I love my boat!! I bought my Necky Narpa in 1996…
I love my boat!! I bought my Necky Narpa in 1996. Since then it has seen 1,000+ miles with me, both in a professional guiding capacity and as a recreational boater. I have paddled 20' swell in this craft, surfed it at Bolinas, and spent many happy weeks (up to 14 days at a stretch) touring the waters of the west coast.
Where this boat shines brightest is is in big seas. The low profile helps in wind, and the excellent secondary stability handles nearly any chop/swell combination you can throw at it.
Secondary, but still important considerations include: it's ruggedness; the volume of gear that can be stowed; and maneuverability.
I held back a point for the comfort of the seat, which is low. I use a ThermaRest stadium seat (only partially inflated) to make it tolerable. If anyone has worked out how to swap the seat out for something comfortable please let me know.
This kayak is fairly stable and super slim to get into. Even…
This kayak is fairly stable and super slim to get into. Even while leaving it feels as if it stops itself from flipping over. Foot pedals are pretty neat. It's a very long kayak.
I purchased a Narpa used from an independent seller a few months…
I purchased a Narpa used from an independent seller a few months ago. I am in love with this boat! I am not a small paddler, but this boat is HUGE. However, despite its size, it handles like a dream and tracks quite well. The seat is not exactly an easy chair, but I have yet to find a kayak that has a truly comfortable seat.
In short, I love this boat. Only reason I give it a 7 is that I hate hatch covers with straps & buckles, and the footpegs are very short and narrow, so dig in unless you are wearing very good water shoes. These things I cam live with. Great boat.
I have been kayaking now for over 10 years (mostly recreational, but…
I have been kayaking now for over 10 years (mostly recreational, but have now moved on to touring) and have owned about seven kayaks and tried many more. I picked up this kayak used a month ago, and it has been my touring boat of choice since (I currently own three touring kayaks, but not for long!).
I am about 5'10" and 185 lbs and this boat fits me perfectly, although I believe it could also hold a larger paddler quite well. The Narpa tracks well and is responsive to leans and edges. The rudder is a nice addition for windy conditions but is not needed as weather cocking is minimal. Before I owned this boat I had never figured out how to do an Eskimo roll, but after watching a few videos...I rolled this boat on the second try very easily! I love this boat and am looking forward to logging many mile in it.
For what it's worth here goes. I consider myself an intermediate paddler,no…
For what it's worth here goes. I consider myself an intermediate paddler,no roll but working on it. I have paddled in a wide variety of conditions, winds 0 to 30 knots, waves 3 foot surf to 6 foot swells with loads ranging from basic safety gear to day at the beach loads. The beach gear includes sunshelter, soft cooler, thermarest pad/chair and other stuff.
I think you might like to know this stuff for comparison. I am 6 foot tall at 180 lbs. The Narpa is my first kayak but like most folks I spent a lot of time testing others. I have owned my Narpa for a little over 3 years and think it's great. It's tough enough to run onto oyster bars(accidentally) and not scratch badly. It handles well with or without the rudder deployed, need the rudder more in increasing winds. Turns great with or with out the rudder. I run through saltmarsh cuts and some turns are 180's. Rides wakes and wind swells fine, but surfing it can be a handful. It tends to broach but it could just be my lack of experience. My Narpa will carry more gear than I care to think about and I see no prblem getting a weeks worth stowed. Seat is great, very comfortable. I have never had my legs go numb, even after 4 to 5 hrs without a shore break. My size 11s fit fine with water shoes. I could go on but why bore you with more. I feel really at home on the water in my Narpa. My dealer kinda put it best when we were talking about my next boat,"You're looking at a new boat? Why?"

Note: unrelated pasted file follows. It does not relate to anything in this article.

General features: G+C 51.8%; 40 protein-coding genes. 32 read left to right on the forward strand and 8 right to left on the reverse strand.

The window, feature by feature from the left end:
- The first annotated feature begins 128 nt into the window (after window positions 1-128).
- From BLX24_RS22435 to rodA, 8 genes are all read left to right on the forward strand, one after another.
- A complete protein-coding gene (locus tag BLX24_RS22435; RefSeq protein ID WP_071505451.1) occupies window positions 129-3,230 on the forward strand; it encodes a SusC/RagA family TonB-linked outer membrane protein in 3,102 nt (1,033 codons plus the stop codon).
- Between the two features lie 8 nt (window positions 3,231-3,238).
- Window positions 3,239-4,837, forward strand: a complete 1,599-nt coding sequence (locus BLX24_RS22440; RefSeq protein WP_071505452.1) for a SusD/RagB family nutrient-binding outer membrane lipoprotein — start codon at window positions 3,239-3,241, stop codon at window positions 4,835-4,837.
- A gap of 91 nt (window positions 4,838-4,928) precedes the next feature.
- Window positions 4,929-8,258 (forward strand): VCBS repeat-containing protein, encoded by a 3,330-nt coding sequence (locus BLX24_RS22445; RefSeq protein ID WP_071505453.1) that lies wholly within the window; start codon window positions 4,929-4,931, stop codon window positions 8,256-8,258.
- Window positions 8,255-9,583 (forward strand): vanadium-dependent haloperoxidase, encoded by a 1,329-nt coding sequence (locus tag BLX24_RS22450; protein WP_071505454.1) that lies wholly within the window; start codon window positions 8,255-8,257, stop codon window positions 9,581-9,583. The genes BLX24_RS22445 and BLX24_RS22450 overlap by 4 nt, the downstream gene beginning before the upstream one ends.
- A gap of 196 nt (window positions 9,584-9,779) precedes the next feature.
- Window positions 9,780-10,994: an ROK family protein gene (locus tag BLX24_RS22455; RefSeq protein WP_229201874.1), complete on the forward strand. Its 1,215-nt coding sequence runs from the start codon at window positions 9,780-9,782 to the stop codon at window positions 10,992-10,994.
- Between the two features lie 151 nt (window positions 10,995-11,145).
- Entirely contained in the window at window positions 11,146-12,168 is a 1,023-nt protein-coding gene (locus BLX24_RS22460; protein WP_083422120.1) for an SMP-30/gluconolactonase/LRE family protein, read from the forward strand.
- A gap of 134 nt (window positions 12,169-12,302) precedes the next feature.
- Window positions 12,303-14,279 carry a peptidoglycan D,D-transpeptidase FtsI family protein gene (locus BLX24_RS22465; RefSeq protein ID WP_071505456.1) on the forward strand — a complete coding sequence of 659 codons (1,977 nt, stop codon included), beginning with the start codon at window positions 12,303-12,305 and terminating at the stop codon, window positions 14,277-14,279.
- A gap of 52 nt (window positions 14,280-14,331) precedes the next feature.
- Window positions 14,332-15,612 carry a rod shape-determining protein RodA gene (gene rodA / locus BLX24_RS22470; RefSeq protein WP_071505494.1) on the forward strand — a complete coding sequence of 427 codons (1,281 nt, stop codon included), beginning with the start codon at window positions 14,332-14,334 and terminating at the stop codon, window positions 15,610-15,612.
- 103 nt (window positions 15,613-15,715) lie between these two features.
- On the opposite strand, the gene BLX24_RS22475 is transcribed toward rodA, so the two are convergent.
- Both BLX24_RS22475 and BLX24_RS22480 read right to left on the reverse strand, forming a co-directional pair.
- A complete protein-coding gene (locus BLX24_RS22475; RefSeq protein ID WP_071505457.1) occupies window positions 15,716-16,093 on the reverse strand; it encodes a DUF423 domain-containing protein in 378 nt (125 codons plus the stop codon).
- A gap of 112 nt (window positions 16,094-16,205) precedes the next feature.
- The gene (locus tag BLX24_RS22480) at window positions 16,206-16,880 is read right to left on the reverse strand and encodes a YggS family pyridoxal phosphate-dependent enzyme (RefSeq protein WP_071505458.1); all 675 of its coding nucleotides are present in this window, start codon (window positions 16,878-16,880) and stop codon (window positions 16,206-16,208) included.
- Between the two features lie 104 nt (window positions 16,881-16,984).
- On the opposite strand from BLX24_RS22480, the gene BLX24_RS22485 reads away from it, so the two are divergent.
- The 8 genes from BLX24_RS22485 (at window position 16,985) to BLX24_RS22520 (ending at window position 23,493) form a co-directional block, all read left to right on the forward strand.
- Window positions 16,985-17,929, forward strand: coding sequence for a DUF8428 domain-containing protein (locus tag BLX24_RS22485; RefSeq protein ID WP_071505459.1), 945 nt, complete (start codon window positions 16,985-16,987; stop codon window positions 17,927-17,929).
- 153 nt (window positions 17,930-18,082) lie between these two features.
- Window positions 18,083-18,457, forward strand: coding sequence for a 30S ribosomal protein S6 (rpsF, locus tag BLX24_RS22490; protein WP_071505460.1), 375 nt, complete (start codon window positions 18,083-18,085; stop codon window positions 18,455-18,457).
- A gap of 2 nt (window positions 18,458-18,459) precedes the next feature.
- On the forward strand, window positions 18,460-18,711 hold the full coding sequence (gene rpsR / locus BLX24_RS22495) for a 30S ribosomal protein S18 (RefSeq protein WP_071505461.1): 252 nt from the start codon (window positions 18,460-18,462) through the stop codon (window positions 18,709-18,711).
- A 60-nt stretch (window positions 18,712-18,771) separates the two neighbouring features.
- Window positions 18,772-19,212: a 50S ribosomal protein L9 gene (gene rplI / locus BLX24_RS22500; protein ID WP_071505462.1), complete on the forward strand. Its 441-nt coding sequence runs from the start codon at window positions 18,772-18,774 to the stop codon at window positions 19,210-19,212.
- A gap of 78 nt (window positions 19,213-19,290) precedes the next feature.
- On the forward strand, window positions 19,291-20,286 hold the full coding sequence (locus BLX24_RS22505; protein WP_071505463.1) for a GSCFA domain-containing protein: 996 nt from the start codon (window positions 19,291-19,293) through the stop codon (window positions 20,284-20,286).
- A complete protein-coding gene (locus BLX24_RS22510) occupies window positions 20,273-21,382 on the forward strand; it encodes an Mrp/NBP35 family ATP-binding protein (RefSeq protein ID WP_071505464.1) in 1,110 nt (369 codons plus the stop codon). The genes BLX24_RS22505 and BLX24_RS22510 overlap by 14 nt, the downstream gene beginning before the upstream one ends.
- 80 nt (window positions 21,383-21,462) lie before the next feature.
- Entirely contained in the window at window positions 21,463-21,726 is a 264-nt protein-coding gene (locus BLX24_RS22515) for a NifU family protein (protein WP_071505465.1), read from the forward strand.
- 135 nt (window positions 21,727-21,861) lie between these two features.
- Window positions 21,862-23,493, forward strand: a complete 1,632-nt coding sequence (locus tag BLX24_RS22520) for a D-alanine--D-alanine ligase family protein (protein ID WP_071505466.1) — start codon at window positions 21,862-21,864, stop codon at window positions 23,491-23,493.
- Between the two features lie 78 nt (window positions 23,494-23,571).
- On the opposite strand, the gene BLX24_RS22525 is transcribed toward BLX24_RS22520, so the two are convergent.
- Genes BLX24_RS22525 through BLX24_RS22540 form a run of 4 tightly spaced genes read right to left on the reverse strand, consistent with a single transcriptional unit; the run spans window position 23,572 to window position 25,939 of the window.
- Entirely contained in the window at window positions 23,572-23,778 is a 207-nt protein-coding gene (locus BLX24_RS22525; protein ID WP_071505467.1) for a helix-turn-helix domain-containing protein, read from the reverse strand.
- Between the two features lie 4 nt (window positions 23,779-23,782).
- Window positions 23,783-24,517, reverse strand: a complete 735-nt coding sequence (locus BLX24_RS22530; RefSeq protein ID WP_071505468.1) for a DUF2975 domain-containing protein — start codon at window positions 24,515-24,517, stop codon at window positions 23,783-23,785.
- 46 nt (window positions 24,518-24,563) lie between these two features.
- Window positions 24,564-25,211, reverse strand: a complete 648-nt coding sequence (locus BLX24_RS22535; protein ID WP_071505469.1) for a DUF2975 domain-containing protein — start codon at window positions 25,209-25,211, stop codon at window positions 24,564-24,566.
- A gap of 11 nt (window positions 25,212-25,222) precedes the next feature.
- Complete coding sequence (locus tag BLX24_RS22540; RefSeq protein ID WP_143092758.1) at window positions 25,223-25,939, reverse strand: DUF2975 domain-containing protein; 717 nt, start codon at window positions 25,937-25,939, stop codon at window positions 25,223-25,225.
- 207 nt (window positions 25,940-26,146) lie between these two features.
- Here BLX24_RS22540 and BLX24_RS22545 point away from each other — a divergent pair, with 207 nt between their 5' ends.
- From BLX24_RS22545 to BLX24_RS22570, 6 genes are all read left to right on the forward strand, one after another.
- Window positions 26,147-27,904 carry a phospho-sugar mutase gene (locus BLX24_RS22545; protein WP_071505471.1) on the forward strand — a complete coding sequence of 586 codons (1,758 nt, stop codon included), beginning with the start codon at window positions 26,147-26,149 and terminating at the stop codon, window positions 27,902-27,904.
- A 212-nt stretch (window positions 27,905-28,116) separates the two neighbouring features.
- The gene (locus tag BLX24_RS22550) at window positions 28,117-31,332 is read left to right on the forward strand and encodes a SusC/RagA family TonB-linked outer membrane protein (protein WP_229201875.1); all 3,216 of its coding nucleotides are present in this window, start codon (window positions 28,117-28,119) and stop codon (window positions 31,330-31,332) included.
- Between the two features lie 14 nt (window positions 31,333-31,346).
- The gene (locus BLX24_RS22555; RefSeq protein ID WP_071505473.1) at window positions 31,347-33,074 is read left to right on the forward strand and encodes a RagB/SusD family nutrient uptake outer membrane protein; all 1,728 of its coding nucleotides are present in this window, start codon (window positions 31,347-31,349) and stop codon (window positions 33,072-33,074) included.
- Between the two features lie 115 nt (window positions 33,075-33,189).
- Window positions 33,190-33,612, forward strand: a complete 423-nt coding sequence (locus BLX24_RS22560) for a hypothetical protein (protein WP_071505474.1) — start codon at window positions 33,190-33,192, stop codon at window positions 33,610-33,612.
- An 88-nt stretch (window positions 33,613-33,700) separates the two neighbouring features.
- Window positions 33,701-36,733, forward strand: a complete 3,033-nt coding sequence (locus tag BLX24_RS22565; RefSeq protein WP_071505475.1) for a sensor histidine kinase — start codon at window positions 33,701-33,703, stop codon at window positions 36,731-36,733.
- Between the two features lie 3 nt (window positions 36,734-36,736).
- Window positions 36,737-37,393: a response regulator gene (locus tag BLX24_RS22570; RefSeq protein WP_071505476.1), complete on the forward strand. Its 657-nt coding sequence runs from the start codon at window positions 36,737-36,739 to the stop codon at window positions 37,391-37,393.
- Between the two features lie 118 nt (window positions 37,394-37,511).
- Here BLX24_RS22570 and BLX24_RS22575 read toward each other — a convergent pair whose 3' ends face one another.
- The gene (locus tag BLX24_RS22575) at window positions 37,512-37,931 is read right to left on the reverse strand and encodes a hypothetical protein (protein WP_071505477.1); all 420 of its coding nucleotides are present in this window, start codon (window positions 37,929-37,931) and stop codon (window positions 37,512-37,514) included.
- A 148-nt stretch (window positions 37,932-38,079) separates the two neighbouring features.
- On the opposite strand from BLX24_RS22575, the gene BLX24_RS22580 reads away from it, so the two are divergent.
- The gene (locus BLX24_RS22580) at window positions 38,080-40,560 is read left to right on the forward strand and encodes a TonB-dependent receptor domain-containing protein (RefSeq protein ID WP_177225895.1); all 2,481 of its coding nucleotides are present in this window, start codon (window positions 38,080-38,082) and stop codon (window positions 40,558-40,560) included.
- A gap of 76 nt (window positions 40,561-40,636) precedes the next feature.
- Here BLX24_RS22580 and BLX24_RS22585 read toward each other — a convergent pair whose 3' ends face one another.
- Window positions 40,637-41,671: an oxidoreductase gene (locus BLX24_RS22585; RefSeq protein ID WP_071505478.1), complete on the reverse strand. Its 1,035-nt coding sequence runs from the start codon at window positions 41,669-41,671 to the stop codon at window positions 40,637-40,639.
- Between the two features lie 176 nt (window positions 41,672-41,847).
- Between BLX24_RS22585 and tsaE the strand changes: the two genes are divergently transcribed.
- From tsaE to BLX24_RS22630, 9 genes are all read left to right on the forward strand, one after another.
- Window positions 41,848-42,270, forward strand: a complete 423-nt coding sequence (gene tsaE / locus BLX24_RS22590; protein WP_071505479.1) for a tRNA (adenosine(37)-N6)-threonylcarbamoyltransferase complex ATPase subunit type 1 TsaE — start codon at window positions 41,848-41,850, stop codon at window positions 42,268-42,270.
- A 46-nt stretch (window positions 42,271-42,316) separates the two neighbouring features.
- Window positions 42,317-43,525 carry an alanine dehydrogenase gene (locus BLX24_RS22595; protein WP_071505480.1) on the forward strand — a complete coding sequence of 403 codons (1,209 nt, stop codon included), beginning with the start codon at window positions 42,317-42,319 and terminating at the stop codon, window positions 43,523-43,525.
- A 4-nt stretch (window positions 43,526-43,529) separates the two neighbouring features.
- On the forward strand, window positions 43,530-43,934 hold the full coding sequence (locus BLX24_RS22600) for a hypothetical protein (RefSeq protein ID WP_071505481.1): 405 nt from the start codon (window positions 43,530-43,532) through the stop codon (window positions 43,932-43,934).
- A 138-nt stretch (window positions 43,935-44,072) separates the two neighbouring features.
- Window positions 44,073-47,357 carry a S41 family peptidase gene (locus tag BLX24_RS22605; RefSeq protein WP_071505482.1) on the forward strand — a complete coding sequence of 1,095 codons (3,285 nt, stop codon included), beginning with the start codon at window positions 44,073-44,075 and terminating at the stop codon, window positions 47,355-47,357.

P.S. A 9 because the speed of a Looksa II spoiled me.
I've had my Narpa for just over two months. In that time…
I've had my Narpa for just over two months. In that time, I've registered 98 miles paddling on the Wisconsin lakes and rivers. As a new paddler to kayaking, I feel this was the best choice for me, and also a good boat for me to be happy with as my skills get better. I tried numerous other brands and models,(at least 10 different kayaks / all plastic) before deciding on the Narpa.
By the way, I'm 6'2, size 13 shoe, was 265lbs, when I started paddling, now I'm a slim 243lbs, hahaha. I couldn't disagree more with the other paddler who says this isn't a bigger person boat. In my search for a kayak that fit my physique, I was very particular and open with the dealers, that I needed a boat that would handle a person my size and be able to be loaded with enough gear for a weekend getaway. The Narpa is a 24" width, 16'4 length, and the cockpit is 31.5" x 17". A friend of mine, who's 6'1" and 185lbs, who also owns a Narpa, does complain sometimes that he feels he needs a narrower boat, and that it's too much boat for him. He rides about an inch and a half higher out of the water than me.
Over time, as my technique has gotten better, I've found the Narpa to be very responsive to a lean, fast, and yet very stable at the same time. This, in my opinion, would be a great choice for an intermediate paddler. I also looked at the Eskia, by Necky, which I found to have a little more stability than the Narpa, probably would track slightly better, but wasn't as quick, or as easy to turn. Ok, I guess I've written enough. If anyone has any specific questions about the Narpa, please feel free to e'mail me. Take care, John
I've had my Narpa for about a year now, so I've really…